Visually Impaired: We offer each Sunday's program in large print for easier readability.

Wheelchair Access: The front entry is wheelchair accessible as are the rest rooms. Please don't hesitate to ask for assistance.

Climate change is one of the incoming Biden-Harris administration’s core priorities. Its plan for rebuilding infrastructure would eliminate carbon emissions from the national power grid by 2035, greatly expand the availability and use of electric vehicles plus electric mass transit, and provide universal broadband. It would create jobs in climate-smart agriculture, resilience, and conservation, including the plugging of abandoned oil and natural gas wells and reclaiming abandoned mines. It also calls for upgrading buildings and weatherizing homes to make them more energy-efficient.

That all sounds great! But asphalt and concrete exacerbate the climate crisis, and spending hundreds of billions of dollars to repair our crumbling roads and bridges is a scary proposition. Washington State needs to provide oversight.

The asphalt in roads is a semi-solid form of petroleum. It absorbs 90% of the sun’s radiation, contributes to rising temperatures, and is a major source of air pollution. Asphalt emissions form organic aerosol in the atmosphere and tiny particles called PM2.5 which are one of the most dangerous types of air pollution for human health. Climate change causes higher temperatures which trigger more emissions.

Washington’s political subdivisions should do what Los Angeles and Phoenix do -– spray asphalt streets with CoolSeal, a rubberized asphalt emulsion which makes them more reflective and reduces the amount of trapped heat. It’s not a green solution. But the air pollution, greenhouse gas emissions, and water quality depletion caused by asphalt “heat islands” are mitigated by 10 to 15-degree cooler streets.

The Ash Grove cement plant generates a disproportionate 10% of Seattle’s greenhouse gas emissions. The chemical reaction that turns limestone into Portland cement releases CO2. Heating the kilns to 2,500°F to make that happen is the other half of its carbon footprint.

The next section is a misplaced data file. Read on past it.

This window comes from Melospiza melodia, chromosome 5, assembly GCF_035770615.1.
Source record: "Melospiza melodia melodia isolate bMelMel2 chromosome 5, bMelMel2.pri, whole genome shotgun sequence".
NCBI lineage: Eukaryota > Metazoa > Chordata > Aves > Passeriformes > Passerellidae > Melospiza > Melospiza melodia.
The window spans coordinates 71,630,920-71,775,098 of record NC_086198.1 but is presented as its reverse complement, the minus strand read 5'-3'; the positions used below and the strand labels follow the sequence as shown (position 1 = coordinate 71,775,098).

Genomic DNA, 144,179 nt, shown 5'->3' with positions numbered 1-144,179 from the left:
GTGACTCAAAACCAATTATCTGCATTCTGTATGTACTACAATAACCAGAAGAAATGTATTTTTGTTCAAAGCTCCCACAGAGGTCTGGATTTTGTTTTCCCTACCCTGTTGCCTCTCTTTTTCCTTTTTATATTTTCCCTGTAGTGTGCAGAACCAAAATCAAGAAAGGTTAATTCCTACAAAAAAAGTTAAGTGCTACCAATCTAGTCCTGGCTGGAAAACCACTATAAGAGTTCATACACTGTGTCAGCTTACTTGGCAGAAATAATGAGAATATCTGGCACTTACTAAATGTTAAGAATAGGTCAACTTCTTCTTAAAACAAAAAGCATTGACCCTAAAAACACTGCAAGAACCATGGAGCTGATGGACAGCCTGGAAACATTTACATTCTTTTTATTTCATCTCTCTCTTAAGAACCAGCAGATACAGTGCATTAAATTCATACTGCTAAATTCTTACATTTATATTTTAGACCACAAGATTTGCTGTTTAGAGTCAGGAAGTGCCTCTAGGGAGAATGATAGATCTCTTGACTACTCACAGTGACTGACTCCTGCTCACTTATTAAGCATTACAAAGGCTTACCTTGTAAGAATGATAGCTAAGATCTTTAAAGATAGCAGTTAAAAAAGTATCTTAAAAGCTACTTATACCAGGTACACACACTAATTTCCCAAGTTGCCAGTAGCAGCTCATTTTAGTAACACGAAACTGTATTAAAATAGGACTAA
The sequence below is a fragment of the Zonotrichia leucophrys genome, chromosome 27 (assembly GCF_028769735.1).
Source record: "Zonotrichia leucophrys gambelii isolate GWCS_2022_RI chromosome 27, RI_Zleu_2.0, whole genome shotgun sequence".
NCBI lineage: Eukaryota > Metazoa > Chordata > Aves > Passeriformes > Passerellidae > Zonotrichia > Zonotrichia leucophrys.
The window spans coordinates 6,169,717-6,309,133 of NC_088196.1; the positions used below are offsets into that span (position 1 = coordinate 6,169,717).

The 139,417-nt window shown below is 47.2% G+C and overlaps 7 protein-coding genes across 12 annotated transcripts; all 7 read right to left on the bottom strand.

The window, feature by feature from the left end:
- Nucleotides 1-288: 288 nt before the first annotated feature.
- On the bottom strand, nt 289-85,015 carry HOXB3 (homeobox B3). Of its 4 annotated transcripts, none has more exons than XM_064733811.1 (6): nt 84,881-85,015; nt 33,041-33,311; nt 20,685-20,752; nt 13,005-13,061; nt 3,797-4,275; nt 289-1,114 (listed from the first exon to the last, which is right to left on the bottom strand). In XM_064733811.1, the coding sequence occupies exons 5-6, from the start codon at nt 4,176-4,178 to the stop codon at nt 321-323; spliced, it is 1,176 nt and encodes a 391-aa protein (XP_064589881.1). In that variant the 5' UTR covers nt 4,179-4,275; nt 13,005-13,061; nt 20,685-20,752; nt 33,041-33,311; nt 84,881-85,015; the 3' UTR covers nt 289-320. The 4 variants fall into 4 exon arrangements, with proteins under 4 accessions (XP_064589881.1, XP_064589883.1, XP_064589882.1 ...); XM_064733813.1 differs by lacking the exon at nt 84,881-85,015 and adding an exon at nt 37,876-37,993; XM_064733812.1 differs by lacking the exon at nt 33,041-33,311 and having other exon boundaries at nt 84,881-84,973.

Washington needs more stringent clean air standards — ones that will force manufacturers and users to make/use green concrete which produces less carbon dioxide and is more durable than Portland cement. Green concrete incorporates at least one form of recycled materials in its components – including used concrete, quarry and mining waste, slag, burnt clay, power plant waste, combustor ash, saw dust, foundry sand, and waste glass. CO2 can also be injected into the concrete and trapped there.

A state green infrastructure component could be to stop or limit the use of concrete for schools and other public structures, as well as private homes, large residential and commercial buildings, etc. We could promote the use of compressed-earth bricks, hempcrete (biocomposite of hemp fibers and lime), or ferrock which is made from waste steel dust and silica from ground up glass. It’s five times stronger than concrete and rather than emitting CO2 as it dries, it absorbs and binds it.

Good old-fashioned timber also stores carbon dioxide, and that’s the best alternative for the Evergreen State. Everyone should be encouraging our state legislators to promote the use of the newer, cross-laminated timber grown and manufactured in Washington.